Wednesday, 27 February 2019

JAPAN – World’s longest-serving death row inmate Iwao Hakamada

Source: Anti-Death Penalty Asia Network / Japan Times (16 February 2019)

The story of Iwao Hakamada, a former professional boxer and death-row inmate, 82, who continues to battle to clear his name over a 1966 quadruple murder, will be adapted into a manga series, supporters of the convict announced Wednesday.

Hakamada was sentenced to hang in 1968 by the Shizuoka District Court, but was freed in March 2014 after nearly 48 years in prison on death row. Much of that time was spent awaiting his retrial, which has yet to be held.

But a group of Hakamada’s supporters who believe the former boxer is innocent want to retell the events in his case in the form of a manga, to convey his side of the story to younger generations.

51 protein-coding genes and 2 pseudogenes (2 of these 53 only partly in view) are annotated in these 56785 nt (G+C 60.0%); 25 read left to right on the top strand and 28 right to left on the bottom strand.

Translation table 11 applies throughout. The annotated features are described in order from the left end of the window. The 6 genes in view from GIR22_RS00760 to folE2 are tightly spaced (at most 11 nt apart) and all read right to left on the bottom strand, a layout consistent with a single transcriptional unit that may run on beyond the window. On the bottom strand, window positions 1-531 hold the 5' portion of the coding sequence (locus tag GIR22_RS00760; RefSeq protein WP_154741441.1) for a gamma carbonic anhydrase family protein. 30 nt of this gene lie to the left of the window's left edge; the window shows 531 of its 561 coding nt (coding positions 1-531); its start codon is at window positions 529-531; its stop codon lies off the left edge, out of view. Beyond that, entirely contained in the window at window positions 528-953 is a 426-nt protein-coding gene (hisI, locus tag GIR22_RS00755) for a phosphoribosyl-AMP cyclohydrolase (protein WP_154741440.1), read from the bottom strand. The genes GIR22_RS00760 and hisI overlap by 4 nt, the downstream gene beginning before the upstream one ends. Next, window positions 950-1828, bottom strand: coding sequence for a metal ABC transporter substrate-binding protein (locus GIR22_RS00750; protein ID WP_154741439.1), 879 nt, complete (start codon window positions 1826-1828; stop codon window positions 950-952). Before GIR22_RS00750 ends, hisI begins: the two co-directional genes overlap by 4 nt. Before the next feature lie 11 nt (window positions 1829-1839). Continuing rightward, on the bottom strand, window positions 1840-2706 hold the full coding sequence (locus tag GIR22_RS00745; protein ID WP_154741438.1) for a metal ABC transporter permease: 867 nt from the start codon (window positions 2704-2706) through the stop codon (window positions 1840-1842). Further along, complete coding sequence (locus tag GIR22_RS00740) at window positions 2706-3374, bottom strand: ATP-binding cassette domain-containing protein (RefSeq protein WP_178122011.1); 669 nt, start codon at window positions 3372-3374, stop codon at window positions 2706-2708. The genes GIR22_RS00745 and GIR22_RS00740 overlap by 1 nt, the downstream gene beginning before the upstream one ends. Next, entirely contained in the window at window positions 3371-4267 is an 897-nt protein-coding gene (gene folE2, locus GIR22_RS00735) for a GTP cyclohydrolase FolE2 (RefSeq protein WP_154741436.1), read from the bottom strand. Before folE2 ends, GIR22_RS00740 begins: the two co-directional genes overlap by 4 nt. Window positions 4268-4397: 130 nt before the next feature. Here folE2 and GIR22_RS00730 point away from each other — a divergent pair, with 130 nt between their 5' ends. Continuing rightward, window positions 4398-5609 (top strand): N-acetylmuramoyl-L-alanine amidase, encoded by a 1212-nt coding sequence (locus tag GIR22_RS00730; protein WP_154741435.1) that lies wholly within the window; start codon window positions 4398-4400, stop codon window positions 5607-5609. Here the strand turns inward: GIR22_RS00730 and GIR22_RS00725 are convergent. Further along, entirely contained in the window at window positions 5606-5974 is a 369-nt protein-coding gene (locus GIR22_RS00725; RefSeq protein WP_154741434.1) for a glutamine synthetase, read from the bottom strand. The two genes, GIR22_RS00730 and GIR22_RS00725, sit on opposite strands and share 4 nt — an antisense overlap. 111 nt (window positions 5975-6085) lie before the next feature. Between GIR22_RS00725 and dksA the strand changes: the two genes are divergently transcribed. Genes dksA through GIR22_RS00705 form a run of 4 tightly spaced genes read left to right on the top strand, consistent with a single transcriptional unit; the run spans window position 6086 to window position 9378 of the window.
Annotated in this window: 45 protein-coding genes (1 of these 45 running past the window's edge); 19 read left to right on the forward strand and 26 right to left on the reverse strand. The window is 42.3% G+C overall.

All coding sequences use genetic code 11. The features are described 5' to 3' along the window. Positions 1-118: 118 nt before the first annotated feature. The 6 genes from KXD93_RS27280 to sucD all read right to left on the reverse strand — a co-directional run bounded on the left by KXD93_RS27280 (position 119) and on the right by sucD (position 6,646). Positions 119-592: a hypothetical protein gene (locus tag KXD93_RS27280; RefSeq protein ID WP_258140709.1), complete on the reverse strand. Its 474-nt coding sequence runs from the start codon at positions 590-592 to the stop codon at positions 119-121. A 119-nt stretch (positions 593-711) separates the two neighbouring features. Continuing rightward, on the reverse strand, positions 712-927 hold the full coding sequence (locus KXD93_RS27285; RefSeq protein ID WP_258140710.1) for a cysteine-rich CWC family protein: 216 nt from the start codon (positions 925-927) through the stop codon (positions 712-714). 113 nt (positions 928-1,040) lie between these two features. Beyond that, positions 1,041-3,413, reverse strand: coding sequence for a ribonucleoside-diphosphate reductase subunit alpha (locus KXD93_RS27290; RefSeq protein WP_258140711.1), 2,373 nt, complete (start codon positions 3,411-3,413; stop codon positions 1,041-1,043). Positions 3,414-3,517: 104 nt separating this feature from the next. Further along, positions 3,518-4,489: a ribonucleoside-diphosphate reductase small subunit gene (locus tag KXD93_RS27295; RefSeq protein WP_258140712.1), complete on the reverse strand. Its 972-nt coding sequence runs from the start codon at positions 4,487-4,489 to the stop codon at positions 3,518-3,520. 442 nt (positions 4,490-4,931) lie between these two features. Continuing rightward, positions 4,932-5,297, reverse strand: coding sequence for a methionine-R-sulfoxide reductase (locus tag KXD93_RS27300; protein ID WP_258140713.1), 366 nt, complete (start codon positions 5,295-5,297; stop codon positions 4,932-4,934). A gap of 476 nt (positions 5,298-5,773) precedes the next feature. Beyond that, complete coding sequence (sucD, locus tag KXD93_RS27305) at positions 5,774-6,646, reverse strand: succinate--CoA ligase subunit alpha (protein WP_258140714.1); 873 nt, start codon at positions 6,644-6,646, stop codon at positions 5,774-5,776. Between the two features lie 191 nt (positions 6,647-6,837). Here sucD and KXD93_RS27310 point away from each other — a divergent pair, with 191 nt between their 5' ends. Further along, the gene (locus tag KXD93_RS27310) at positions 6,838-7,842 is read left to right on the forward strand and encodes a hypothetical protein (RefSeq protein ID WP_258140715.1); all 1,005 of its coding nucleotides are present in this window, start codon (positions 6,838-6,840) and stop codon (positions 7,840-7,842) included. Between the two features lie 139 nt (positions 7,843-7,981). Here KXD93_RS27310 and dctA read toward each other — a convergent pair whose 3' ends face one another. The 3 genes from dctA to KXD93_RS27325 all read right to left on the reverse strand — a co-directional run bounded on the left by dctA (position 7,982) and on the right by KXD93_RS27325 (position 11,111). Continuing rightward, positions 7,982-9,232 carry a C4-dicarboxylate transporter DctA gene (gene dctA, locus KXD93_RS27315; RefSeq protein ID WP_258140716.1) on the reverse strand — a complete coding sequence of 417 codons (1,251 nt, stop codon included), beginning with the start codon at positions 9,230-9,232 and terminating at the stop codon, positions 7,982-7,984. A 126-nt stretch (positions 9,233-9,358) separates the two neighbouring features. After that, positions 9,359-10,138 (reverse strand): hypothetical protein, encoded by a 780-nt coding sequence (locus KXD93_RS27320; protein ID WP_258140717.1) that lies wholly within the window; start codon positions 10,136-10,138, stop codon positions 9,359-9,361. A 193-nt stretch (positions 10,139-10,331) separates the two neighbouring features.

To better portray the atmosphere and circumstances surrounding Hakamada’s arrest and his trial, the supporters are working with a manga artist from Shizuoka Prefecture.

Shigemi Mori, 30, who shares Hakamada’s experience as a professional boxer, will create the series. In his younger years Mori lived in Shimizu, an area that is now part of the city of Shizuoka and is also where the 1966 murder occurred.

“I want to tell people how sloppily the investigation was conducted and what Hakamada’s life has been like, in as understandable a way as possible,” Mori said Wednesday at a news conference in Tokyo.

He said he learned about Hakamada’s case as a junior high school student and then-aspiring boxing apprentice, and started questioning the trial that put Hakamada behind bars.

Mori said he believes Hakamada is innocent. Nonetheless, he also said that he is keen to not “coerce readers to accept the supporters’ opinions, and to convey what really happened around Hakamada.”